New Bachelor of Historical Inquiry and Practice focuses specifically on the professional development of historians. As it is recommended for professional historians to engage in the study of a cognate discipline relevant to their chosen professional speciality - and because historical inquiry is now widely accepted as elemental to various professions beyond those conventionally associated with history - this course also includes a field of study opportunity whereby the student's study and training in History may be purposefully combined with other disciplines, to facilitate education in, for example, historical fiction and writing, social history and criminology, family history and sociology, national history and languages, cultural history and music.

New UNE major in Cultural Heritage Management! The new Bachelor of Sustainability will contain a major in Cultural Heritage Management. Watch out for more on this new degree.

New Major in Archaeology! Which will enable students to complete two majors ( at 48cp each) in their Bachelor of Arts degree. This means students from 2012 will be able to do a double major in History or Ancient History and Archaeology.

New Graduate Certificate in History Curriculum The course comprises studies in history and education pedagogy focused on the needs of teaching the new Australian National Curriculum in History.

Professional Development

Diploma in Indigenous Archaeology continues to attract students wishing for entry-level qualifications in an archaeological career. UNE with the Australian National Archaeology Teaching and Learning Committee are planning a series of Standards for TAFE Certificate qualifications which could lead to pathways for students through Archaeological Technician and Land Management certificates to the Diploma and on to Degrees.


Wendy Beck and Robyn Bartel have recently completed a research consultancy for the National Parks Group of the NSW Office of Environment and Heritage of ‘Aboriginal Cultural Heritage Offsets in Mining Areas.’ The result of this consultancy was a series of recommendations for policy and practice in Heritage Offsets.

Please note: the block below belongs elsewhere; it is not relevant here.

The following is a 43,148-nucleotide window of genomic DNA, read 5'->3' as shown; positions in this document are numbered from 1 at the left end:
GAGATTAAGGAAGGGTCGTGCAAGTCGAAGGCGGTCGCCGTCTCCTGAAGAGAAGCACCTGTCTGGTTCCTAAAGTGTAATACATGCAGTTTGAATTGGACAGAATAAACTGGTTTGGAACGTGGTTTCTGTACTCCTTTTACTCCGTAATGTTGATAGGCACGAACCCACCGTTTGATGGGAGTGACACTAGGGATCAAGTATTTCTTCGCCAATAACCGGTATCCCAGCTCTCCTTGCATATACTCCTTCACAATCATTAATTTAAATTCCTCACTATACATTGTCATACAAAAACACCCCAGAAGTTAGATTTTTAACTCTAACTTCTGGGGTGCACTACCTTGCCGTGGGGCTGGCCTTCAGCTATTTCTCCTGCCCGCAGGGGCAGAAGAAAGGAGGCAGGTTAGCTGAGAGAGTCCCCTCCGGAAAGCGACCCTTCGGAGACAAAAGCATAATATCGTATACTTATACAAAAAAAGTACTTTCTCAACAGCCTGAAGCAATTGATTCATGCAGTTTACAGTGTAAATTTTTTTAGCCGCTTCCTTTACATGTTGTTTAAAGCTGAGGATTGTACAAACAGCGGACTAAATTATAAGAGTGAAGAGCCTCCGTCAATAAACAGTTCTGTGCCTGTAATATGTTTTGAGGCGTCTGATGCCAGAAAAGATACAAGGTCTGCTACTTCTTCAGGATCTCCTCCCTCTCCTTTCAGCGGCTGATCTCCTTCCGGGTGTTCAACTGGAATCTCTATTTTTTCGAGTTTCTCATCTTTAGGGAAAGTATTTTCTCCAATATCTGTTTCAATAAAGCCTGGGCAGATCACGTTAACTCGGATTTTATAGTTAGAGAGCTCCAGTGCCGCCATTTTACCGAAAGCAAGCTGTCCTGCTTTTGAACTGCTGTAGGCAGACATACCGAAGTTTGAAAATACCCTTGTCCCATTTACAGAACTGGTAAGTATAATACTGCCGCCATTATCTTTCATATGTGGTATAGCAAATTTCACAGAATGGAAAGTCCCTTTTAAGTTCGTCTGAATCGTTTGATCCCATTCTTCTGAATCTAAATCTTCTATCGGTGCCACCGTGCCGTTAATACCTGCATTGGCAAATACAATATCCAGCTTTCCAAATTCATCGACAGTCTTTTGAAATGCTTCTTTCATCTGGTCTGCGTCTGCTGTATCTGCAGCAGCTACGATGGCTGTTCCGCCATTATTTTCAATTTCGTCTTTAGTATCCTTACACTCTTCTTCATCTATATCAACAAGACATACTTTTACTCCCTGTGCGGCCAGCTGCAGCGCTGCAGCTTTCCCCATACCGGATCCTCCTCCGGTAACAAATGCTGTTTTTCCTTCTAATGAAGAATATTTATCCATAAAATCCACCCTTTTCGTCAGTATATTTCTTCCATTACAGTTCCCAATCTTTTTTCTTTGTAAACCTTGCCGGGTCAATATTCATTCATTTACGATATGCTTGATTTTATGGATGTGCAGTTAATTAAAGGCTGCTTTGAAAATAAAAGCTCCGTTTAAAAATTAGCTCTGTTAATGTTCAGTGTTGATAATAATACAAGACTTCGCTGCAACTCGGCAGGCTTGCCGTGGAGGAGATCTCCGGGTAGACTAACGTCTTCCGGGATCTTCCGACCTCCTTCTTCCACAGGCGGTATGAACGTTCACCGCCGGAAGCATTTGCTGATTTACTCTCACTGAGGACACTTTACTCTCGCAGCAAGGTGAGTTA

Aboriginal Cultural Heritage possesses a range of values which are considered elements of the public good, of Indigenous culture, the broader culture, and which are in the public interest to preserve. These include tangible and intangible values, cultural values to present, past and future Indigenous peoples and the wider Australian public, archaeological value now and in the future, amenity value and inherent value.

Mining also offers benefits to the economy and material benefits to mining employees, shareholders and consumers. Mining however also presents a potential threat to the preservation of Aboriginal Cultural Heritage and destruction of material, sites and landscape contexts. There is a balance which must be obtained with preservation on the one hand and development on the other. In this context the potential for conservation approaches may require innovation in order to balance the competing needs of economic gain and Aboriginal Cultural Heritage management.

Increasingly there are overlaps in approach between natural and cultural heritage and understanding of values as scientific as well as cultural. Current practice of some mining companies in NSW utilises the offsets approach which offers something new and with increasing mining activity these practices may also grow. Aboriginal Cultural Heritage should not be offered any less protection than that currently offered to biodiversity. Biodiversity offsets are regulated while there is no regulatory oversight of the process for assessing, evaluating and protecting the full range of values possessed by Aboriginal Cultural Heritage and therefore no means of auditing whether values have been offset or are capable of being offset, or whether all values have been maintained, let alone net gain achieved.

Regional Engagement

NSW Biodiversity & Cultural Heritage Unit moves to UNE campus

A new agreement between the NSW Office of Environment and Heritage and the University of New England will enable the two organisations to cooperate more closely in a range of projects related to biodiversity and cultural heritage planning.

The signing of a co-location agreement at UNE will see the members of the Department’s Biodiversity and Cultural Heritage Unit moving from their offices in the centre of Armidale to new accommodation on the UNE campus (in the Environment and Rural Science Building). The move took place in May.

The co-location agreement builds on an existing Memorandum of Understanding between the Department and the University that facilitates collaboration in research and teaching. Co-location will allow an even more productive blend of the Department’s practical focus on individual projects and the University’s broader, more theoretical perspectives. A particular strength of the Department’s Biodiversity and Cultural Heritage Unit is in the development of spatial models and their application in biodiversity and cultural heritage planning. The University, for its part, is able to contribute knowledge gained from a wide range of relevant research projects, access to remote-sensing expertise and equipment, and multidisciplinary perspectives.

The co-location will also enable UNE students to become involved in real-world projects.

Dr. Malcolm Ridges (PhD) UNE, is one of the five staff co-locating. Malcolm is an archaeology graduate who is also an Adjunct Lecturer with the HFRC and School of Humanities.

New Members Welcome!